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Governments Waltzing on OSS, Trusting Your Search Engine for Privacy, GPL Houses and Apache Cars

…all this and more in this week’s compendium of open source news!

 

Two Steps Forward, One Step Back

Sounds like a Strauss Waltz? Almost. After 10 years the city of Munich’s love affair with open source may be coming to an end.  Despite saving $16 million by using the custom Linux distribution LiMux, the city is considering switching back to Windows due to user complaints.  Read more about the motives surrounding the discussion at Network World.   

Governments on GitHub

Governments across the globe have long been dabbling with open source software.  Use of Open Source products like OpenOffice, Linux and Drupal are becoming commonplace. To further this trend, many governments are beginning to open source their own code as illustrated by the 10,000 active government users on GitHub. You could argue that since it is our taxes, then the code should be open.  Read more about this growing trend at InfoWorld.

You Want Privacy? Google & Yahoo Are Here to Help

As a response to privacy concerns Google and Yahoo will be collaborating on end-to-end encryption for their respective webmail systems.  The code will then be open sourced and safe, because the larger community can help search for bugs, backdoors, etc. Read more at Tech News World.

Who Are You Going To Sue? 

At the recent Black Hat security conference, In-Q-Tel’s CIO Dan Greer laid out this thoughts on software security and liability.  Greer believes that in the future software manufacturers will be held responsible for any problems caused by their software.  By open sourcing all software Greer thinks it will be easier to pinpoint and remedy security problems.  You can read his full rationale here.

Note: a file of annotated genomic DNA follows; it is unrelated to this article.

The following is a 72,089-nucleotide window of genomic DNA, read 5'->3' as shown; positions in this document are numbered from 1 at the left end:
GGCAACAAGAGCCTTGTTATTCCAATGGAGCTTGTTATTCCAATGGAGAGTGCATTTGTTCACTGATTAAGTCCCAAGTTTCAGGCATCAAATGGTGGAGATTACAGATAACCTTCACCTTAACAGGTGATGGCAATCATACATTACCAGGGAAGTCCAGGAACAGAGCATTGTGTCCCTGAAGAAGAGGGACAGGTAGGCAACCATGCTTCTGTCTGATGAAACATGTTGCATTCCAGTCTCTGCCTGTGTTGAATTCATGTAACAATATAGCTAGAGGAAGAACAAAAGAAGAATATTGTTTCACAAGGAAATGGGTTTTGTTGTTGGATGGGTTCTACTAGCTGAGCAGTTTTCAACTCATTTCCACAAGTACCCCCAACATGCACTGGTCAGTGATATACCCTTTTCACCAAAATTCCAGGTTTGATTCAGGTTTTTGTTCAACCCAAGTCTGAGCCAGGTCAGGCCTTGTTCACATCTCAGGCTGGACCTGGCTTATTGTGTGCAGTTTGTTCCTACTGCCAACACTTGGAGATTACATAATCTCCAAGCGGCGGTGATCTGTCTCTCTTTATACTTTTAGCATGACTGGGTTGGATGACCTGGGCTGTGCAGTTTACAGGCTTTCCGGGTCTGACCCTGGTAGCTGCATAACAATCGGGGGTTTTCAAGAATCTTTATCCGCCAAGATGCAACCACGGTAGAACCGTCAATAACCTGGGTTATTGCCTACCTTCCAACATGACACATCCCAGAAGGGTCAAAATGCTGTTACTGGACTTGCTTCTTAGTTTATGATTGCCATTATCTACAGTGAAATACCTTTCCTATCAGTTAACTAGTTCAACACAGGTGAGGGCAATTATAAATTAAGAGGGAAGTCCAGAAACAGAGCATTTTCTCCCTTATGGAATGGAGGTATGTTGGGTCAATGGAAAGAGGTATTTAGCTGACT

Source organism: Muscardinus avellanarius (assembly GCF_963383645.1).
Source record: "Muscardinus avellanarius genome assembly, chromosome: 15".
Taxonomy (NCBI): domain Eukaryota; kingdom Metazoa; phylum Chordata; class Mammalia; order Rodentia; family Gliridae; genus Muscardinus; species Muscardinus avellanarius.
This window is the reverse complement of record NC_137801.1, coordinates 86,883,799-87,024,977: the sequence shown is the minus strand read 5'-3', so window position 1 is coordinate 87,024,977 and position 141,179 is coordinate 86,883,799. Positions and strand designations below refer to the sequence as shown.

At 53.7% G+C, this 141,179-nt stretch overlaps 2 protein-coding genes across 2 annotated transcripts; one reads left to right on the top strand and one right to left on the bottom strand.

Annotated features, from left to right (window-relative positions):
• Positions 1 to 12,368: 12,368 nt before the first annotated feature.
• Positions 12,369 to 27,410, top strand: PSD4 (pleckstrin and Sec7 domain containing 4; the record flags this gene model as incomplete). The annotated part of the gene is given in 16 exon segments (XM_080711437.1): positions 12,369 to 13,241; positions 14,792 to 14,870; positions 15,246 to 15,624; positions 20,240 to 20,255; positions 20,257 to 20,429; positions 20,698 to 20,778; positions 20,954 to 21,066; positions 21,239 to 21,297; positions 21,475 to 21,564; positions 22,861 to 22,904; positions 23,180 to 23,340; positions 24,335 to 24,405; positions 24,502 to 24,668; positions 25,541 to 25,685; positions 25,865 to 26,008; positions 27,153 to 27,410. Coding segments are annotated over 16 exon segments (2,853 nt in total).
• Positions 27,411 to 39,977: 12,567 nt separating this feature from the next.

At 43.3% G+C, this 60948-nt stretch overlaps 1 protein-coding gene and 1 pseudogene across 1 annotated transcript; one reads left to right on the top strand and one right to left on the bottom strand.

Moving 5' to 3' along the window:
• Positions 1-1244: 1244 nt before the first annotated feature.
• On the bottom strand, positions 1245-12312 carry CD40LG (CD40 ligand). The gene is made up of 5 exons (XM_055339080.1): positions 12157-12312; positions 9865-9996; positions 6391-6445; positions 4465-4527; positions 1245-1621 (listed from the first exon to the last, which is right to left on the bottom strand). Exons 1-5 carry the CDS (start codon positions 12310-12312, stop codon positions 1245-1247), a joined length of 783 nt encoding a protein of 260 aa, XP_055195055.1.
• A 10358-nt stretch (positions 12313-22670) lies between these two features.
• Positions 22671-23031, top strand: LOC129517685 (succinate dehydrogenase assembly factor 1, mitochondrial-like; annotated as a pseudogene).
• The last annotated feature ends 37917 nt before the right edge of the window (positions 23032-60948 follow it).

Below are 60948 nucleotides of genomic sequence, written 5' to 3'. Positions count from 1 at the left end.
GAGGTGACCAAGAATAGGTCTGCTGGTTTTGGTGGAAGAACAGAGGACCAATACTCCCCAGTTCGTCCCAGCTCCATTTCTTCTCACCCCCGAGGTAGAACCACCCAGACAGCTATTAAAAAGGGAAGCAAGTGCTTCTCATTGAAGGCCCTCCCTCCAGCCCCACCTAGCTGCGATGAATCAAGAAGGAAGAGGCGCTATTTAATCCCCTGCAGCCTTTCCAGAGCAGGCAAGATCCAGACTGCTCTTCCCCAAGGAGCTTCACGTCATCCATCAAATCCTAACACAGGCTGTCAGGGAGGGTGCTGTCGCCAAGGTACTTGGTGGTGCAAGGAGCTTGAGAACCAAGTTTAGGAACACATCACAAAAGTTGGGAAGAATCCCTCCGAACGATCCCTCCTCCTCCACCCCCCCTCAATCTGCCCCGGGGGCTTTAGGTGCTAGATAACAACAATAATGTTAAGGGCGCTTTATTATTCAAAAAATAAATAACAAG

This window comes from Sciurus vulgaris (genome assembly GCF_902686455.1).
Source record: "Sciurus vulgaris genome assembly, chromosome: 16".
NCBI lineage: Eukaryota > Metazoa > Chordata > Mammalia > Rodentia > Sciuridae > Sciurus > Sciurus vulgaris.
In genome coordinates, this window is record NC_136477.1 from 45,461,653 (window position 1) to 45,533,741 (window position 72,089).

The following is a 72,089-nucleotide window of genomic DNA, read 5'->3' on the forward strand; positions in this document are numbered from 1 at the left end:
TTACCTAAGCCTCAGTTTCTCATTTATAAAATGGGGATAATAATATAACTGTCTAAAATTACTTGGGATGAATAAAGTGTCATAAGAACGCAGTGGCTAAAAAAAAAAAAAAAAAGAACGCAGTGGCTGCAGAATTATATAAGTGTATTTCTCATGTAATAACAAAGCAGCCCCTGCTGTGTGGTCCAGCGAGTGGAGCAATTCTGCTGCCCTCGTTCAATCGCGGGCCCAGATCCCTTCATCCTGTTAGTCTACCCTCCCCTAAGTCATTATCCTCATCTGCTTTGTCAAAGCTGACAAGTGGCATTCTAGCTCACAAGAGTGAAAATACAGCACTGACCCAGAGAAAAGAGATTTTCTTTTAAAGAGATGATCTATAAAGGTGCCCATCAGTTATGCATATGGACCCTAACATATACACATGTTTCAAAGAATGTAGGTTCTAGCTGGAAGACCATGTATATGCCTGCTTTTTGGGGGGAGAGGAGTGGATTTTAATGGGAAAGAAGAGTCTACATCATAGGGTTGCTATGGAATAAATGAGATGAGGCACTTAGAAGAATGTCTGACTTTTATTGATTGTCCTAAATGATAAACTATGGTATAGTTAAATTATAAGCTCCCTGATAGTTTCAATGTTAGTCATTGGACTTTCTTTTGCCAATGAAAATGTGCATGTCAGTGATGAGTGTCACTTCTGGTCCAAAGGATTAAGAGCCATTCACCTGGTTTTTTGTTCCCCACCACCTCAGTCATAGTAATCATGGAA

GPL For House Design, Apache for Cars?

Well, it had to happen.  The world is going gaga with open source. After open source plants and open source drugs, we have open source cars and open source houses! Paperhouses and a dozen other companies now offer architectural plans for a variety of dwellings. In the automotive industry, Local Motors thinks open source hardware can help accelerate the car design process allowing for transparency into what works and what doesn't work. And of course Open source seems poised to dominate automotive software.

Some sage advice…

If you’re curious about how open source vulnerability management fits into quality testing processes take a look at what our COO Norm Glaude has to say in a recent issue of Professional Tester Magazine

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More Stories By Lacey Thoms

Lacey Thoms is a marketing specialist and blogger at Protecode, a provider of open source license management solutions. During her time at Protecode, Lacey has written many articles on open source software management. She has a background in marketing communications, digital advertising, and web design and development. Lacey has a Bachelor’s Degree in Mass Communications from Carleton University.